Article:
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Jail staff stumped by spike in suicide attempts

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On Sunday, July 12, at 2:20 p.m. Cyrus David Cook Jr. left his assigned floor in the general population dormitory at the Humboldt County jail, walked up a flight of stairs, climbed the bars of the 6-foot railing and dove 18 feet to land head first on the concrete floor. Cook, 35, had a history of trouble with the law. He had been arrested multiple times on suspicion of burglary, driving under the influence, probation violations, possession of narcotics and, on July 6, jaywalking. Jail staff say they had no reason to believe he was a threat to himself or others. The Sheriff's Office reports that there were four in-custody suicide attempts in 2013, four in 2014. Cook's leap marked the 12th attempt of this year.

"It is an extremely difficult thing," says Lt. Dean Flint of the Humboldt County Sheriff's Office, adding that the incident was traumatizing for both inmates and staff.

"We had inmates who were upset, were physically ill. It was very frightening," says Flint, who interviewed "everyone" on the block and made recommendations for counseling. "There are staff members that feel a great sense of failure. They believe, 'They were my little ducks, I was supposed to herd them today.' It's difficult for staff to cope with that kind of thing."

Neither Flint nor the facility's compliance officer, Sgt. Duane Christian, has identified any pattern or underlying cause for the spike. Flint says he and his staff are "desperately trying to figure it out."

The Sheriff's Office was not able to release the names of those who attempted suicide in the last year (some were included in press releases), but it did send a list of dates, ages, charges the inmates were being held on, locations of the attempts and methods. Some similarities are immediately apparent. Eleven of the 12 attempts were men, mostly aged 25 to 45. (The two outliers are a 19-year-old man who transferred from juvenile hall and a 42-year old woman.) All but Cook used hanging or strangulation as a method, apparently with a sheet or strips of fabric torn from their jumpsuits.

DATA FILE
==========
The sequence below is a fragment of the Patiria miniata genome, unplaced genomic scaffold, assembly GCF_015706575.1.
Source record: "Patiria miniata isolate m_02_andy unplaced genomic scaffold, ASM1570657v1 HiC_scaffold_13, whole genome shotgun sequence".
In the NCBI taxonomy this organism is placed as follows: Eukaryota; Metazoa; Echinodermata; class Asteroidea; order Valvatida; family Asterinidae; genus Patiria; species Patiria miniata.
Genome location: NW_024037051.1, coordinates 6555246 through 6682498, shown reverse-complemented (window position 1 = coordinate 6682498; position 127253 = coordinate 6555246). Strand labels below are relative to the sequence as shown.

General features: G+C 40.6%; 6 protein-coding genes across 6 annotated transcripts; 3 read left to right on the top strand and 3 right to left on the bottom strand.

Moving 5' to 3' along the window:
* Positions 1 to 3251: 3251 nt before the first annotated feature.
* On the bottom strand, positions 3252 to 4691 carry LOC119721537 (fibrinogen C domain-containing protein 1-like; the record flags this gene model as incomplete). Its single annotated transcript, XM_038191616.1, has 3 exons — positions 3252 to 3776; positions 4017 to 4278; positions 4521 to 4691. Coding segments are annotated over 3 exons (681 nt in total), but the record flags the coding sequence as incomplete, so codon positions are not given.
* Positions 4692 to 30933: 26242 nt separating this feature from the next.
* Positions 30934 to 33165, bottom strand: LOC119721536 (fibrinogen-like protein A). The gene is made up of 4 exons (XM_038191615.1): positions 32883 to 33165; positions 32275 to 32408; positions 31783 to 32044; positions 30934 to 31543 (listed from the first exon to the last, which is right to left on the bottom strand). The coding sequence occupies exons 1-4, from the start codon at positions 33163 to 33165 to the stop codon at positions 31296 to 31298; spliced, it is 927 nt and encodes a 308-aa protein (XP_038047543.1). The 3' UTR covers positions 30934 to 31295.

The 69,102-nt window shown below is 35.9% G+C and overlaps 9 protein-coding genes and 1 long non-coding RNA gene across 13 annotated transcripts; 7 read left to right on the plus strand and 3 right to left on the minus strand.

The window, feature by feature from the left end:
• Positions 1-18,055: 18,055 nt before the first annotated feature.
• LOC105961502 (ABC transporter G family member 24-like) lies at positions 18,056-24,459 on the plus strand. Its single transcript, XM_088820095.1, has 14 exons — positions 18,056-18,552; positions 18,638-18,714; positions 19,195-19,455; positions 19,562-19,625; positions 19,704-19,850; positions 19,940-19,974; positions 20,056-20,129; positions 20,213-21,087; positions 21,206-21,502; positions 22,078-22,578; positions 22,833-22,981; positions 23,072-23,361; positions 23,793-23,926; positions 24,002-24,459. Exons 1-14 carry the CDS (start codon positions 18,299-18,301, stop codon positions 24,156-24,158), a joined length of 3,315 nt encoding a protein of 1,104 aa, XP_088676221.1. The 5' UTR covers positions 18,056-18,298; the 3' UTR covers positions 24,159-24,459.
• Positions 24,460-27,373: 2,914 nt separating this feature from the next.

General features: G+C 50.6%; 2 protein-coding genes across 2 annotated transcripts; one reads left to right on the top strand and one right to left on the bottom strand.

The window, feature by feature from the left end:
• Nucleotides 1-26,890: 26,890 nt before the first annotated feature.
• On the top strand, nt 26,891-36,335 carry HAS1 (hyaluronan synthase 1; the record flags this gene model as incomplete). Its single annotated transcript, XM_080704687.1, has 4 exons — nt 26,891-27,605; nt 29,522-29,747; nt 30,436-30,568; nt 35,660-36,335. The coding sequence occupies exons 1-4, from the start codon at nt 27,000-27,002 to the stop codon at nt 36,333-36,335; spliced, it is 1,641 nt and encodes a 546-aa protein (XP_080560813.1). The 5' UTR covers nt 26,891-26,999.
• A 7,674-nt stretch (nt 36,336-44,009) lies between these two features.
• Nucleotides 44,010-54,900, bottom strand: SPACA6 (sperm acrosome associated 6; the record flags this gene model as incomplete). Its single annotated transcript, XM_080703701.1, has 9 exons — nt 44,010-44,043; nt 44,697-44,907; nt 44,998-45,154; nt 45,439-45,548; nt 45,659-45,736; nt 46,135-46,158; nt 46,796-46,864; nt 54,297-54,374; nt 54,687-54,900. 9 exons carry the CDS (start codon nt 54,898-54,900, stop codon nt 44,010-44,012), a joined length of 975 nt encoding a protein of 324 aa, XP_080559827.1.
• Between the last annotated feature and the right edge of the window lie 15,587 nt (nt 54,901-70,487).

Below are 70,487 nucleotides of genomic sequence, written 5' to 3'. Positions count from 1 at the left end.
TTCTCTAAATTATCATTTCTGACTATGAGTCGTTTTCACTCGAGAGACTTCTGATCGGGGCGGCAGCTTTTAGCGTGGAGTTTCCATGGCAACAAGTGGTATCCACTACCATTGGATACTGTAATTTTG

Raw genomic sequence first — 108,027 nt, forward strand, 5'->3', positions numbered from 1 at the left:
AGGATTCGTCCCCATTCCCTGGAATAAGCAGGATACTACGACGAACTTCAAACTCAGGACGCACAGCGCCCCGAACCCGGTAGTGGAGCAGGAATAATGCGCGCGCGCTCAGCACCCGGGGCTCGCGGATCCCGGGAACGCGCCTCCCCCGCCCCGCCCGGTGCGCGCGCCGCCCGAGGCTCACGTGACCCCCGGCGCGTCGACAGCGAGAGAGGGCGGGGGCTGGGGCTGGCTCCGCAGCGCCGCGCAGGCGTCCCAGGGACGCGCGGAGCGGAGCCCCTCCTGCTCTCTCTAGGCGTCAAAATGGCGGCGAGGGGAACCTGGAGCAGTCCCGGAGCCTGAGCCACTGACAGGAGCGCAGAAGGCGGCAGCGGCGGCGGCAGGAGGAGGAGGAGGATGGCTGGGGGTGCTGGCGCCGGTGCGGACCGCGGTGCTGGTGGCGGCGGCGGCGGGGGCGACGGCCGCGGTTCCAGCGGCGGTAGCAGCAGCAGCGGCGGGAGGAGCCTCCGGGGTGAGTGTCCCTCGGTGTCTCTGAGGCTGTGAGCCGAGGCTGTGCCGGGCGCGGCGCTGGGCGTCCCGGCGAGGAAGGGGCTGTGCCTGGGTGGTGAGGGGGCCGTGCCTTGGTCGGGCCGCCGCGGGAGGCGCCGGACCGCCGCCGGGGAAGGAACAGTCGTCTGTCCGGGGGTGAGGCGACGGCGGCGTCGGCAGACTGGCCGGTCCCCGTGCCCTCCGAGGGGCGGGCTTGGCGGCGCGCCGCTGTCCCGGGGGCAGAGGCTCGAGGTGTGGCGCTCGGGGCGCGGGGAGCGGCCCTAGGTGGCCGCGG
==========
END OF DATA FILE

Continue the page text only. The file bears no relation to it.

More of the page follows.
During our tour of the jail, Flint says the procedure after an attempt is to do a critical incident debriefing to ensure staff followed policies. Occasionally, inmates cut their wrists using combs or small bone fragments, but only "serious attempts" are logged, according to Flint. Staff and county mental health clinicians who serve the jail may have different opinions on what constitutes a serious attempt. After an attempt, staff examine the area, looking for the point of contact where the inmate was able to secure a noose, and make the necessary changes.

The housing unit where Cook jumped was a dormitory, its bottom and second floor lined with bunk beds. Men sit at concrete tables and play board games. A group paces laps around the rectangular floor. Some break away to talk to the officer on duty, who stands with his arms folded, smiling and nodding. Correctional staff do not carry firearms or keys. Flint says they're encouraged to mingle and talk with inmates, get to know them and keep an eye on their moods. Periodically the correctional staff will go around with a small electronic device, touching it to different places on the wall in the unit. The device is a rounds tracker, used to prove the officer has patrolled his or her unit. Christian says there is no evidence that staff failed to do the proper checks on the dates of the attempts.